Witnesses and residents of Fallujah also described indiscriminate mortar and rocket attacks that have killed civilians, and damaged or destroyed homes, at least two mosques, and one school that were not being used for military purposes.

Accounts from witnesses, residents and the government security official indicate that, since the beginning of May, these indiscriminate government attacks have included the use of barrel bombs, dropped from helicopters, on populated areas of Fallujah. The Anbar-based security official said the army has been using barrel bombs since about May 2 in Fallujah, as well as in the towns of Garma, Saqlawiyya, Ibrahim Ibn Ali, and surrounding areas. “They started using them [barrel bombs] because they want to cause as much destruction as possible,” he said. “My government … decided to destroy the city instead of trying to invade it.”

And did Nouri cease his bombing of residential neighborhoods after the report came out?


In fact, he also returned to bombing Falluja General Hospital.

He did that because the report came out on Thursday and was widely ignored.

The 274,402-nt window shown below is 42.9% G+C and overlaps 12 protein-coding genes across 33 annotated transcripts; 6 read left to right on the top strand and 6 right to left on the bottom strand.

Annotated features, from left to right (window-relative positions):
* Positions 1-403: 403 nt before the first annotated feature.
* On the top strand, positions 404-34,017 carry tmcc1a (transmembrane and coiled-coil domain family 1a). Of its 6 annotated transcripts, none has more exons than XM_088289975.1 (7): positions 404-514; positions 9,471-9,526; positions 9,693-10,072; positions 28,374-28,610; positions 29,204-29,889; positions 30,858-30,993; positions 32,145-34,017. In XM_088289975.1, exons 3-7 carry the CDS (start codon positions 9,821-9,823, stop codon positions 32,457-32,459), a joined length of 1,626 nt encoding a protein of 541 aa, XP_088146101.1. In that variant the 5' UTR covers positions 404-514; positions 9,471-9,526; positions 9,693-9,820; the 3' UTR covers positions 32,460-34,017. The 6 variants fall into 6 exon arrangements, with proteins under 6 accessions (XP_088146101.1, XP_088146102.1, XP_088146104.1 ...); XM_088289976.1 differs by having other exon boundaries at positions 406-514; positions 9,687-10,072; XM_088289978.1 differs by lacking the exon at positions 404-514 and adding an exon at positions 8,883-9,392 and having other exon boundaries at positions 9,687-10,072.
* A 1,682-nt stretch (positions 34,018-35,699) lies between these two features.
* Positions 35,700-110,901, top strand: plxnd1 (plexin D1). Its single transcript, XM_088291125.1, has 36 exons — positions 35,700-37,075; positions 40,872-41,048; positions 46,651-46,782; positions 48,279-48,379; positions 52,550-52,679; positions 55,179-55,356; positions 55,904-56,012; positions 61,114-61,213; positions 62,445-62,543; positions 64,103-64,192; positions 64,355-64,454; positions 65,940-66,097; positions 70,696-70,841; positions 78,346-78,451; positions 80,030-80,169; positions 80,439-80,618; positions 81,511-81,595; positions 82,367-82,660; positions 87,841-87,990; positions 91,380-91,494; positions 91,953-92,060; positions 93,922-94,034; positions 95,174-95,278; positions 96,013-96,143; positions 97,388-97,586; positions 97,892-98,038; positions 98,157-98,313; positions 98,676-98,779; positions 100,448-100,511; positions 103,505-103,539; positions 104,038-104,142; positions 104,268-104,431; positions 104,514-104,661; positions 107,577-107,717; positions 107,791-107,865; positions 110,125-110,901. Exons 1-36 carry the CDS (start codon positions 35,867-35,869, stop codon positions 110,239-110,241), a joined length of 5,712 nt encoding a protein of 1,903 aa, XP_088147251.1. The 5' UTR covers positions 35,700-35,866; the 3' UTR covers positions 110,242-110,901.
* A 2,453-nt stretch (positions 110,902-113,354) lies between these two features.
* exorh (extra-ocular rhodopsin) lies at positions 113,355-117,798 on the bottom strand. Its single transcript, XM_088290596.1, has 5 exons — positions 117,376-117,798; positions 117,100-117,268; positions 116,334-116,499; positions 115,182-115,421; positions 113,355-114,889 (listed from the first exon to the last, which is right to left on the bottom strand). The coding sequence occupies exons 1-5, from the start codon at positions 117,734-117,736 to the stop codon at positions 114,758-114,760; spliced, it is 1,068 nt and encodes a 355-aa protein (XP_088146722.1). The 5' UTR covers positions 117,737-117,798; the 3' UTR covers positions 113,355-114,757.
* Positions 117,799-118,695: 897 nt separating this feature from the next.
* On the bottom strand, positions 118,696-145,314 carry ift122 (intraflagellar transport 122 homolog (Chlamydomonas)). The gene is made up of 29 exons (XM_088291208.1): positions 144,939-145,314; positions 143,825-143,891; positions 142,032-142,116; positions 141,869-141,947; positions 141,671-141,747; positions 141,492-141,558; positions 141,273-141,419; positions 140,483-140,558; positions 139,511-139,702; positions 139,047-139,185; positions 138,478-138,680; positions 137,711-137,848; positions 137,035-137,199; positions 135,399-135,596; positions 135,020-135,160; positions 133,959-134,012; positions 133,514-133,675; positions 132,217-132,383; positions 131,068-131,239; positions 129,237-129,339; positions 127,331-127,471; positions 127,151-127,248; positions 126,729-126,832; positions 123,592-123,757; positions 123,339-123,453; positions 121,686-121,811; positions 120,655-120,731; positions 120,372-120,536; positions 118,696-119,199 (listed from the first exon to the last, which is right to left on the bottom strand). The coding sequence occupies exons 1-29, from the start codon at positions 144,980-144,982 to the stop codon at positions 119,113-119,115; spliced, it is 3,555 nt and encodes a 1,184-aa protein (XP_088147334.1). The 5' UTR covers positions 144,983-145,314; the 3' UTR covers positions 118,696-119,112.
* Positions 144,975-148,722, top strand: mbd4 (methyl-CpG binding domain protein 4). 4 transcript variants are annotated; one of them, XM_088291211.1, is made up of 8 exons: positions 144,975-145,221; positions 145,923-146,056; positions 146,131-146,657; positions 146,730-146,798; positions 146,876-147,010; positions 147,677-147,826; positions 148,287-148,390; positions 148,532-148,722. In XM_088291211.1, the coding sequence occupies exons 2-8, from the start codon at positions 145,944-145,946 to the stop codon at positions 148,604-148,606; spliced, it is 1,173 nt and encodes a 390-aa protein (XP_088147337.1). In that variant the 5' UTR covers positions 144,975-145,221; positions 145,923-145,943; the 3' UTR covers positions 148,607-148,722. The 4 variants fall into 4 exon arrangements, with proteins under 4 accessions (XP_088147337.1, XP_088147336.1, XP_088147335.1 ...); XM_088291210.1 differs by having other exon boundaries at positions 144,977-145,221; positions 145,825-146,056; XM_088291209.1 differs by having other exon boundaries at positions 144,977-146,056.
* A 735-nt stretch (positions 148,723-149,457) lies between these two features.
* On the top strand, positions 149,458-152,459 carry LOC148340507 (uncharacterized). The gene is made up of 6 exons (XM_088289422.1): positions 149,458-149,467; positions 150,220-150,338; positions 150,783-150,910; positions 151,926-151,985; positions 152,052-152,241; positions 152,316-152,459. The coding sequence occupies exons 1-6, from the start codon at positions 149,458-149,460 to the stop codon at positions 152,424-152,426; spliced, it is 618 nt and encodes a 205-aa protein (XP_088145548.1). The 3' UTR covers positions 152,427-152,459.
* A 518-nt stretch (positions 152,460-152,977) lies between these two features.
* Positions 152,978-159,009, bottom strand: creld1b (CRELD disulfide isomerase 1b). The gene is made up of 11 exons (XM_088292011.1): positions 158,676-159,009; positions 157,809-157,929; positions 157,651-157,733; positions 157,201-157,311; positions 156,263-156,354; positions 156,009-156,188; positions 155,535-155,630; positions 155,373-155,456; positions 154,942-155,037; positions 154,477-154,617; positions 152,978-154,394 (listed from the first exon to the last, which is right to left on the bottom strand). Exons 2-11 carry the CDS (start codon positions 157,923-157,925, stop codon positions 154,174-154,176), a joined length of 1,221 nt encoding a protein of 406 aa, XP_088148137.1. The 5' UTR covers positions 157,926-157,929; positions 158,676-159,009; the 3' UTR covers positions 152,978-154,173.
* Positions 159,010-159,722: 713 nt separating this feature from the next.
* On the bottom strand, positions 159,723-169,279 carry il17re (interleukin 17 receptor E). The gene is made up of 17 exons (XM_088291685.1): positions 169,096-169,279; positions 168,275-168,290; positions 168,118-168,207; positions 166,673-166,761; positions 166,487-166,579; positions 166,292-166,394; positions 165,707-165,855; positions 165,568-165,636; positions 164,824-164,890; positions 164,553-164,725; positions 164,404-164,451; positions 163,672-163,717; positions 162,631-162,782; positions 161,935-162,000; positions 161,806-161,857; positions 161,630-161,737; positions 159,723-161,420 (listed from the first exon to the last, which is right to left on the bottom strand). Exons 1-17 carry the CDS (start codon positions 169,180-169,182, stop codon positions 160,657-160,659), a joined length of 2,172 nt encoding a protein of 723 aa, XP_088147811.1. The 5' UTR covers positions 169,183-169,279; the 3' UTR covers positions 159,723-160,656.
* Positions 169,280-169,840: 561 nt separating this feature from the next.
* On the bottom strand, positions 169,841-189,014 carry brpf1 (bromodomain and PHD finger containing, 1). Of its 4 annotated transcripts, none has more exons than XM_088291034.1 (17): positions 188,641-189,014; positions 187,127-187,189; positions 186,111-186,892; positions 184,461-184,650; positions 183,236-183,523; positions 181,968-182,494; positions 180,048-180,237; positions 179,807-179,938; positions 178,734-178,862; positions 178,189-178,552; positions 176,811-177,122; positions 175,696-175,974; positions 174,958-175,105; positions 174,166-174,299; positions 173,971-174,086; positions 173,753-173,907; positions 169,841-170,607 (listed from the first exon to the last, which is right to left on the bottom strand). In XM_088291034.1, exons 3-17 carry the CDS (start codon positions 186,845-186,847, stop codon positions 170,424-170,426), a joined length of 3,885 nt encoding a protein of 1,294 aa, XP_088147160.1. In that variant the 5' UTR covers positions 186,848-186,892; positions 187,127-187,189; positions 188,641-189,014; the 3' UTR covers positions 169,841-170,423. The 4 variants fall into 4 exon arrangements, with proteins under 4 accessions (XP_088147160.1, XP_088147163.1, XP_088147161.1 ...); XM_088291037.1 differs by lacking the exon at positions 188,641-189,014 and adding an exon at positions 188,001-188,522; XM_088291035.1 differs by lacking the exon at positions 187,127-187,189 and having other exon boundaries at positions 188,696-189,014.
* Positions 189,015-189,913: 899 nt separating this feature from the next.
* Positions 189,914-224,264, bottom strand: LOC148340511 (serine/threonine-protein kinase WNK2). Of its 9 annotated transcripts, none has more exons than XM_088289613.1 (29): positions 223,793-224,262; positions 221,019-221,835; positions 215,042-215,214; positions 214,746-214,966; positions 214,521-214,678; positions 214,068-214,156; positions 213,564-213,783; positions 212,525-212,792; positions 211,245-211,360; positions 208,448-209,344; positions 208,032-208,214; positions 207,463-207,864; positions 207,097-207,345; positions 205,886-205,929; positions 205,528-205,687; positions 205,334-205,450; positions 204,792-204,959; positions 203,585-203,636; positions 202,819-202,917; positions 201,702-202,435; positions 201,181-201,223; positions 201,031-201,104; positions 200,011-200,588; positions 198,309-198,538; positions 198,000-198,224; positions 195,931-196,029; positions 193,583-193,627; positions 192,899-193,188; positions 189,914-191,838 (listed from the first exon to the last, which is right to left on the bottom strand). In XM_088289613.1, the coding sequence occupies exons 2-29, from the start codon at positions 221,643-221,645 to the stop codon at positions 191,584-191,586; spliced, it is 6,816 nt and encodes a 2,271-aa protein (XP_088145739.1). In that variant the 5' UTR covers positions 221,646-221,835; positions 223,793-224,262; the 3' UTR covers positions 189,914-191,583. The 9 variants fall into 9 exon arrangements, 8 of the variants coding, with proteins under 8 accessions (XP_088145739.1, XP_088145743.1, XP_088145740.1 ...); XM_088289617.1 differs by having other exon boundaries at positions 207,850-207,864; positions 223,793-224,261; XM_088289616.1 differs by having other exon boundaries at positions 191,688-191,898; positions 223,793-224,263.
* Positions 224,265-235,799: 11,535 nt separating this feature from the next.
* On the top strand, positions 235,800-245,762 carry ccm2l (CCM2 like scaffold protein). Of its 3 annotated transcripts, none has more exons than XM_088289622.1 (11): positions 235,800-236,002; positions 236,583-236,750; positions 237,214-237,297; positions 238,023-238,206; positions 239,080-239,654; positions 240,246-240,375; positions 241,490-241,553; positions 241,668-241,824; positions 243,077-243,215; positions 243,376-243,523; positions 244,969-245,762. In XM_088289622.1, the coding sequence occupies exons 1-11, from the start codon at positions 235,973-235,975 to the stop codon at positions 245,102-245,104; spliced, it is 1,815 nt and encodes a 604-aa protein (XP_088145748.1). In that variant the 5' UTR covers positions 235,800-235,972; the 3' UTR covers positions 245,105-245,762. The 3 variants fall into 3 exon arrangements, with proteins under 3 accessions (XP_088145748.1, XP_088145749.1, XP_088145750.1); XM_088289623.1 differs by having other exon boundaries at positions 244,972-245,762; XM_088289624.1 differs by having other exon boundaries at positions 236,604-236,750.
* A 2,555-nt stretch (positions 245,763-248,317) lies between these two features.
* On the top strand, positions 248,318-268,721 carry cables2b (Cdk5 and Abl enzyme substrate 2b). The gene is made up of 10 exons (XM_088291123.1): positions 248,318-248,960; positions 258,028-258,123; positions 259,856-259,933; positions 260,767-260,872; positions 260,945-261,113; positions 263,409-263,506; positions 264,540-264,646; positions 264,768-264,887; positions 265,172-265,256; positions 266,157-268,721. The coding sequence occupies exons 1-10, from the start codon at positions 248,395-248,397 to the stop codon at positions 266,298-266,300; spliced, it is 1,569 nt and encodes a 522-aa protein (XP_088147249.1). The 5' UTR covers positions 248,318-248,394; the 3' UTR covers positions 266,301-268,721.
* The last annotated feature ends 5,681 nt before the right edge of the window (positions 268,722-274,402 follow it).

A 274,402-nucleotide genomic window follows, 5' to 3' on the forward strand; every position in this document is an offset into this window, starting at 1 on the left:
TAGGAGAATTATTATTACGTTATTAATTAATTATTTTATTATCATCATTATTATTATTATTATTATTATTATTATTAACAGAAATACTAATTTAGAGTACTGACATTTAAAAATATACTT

AFP did work it into a report.

Where was everyone else?

Not in the press corps that covers the State Dept.

That group of lovelies refused to even ask about the civilian dead or even mention the Human Rights Watch report.

And what of the State Dept itself?

They can't say a word.

Not about this.

Who needs to "man up"?

Might it be the person over the US mission in Iraq?


The State Dept gets billions to oversee the US mission in Iraq.

John Kerry, is the US mission in Iraq to kill civilians? 

Is that the point of it?

If that's not the point of it, then you need to get off your ass and do your damn job.

That would be the job you're not doing when you're making bitchy little remarks about Ed Snowden or anyone else.

These Iraqis are dying under your watch and you're not saying one damn word.

Not one damn word.

Secretary of State is your ride into the sunset.

There will be nothing to burnish your credentials with afterwards.

It's your final performance.

If you continue to say and do nothing as Iraqi civilians are slaughtered, you better get ready for the reviews filed on you, they will not be glowing.

Creative Commons License
This work is licensed under a Creative Commons Attribution-Share Alike 3.0 Unported License.
Poll1 { display:none; }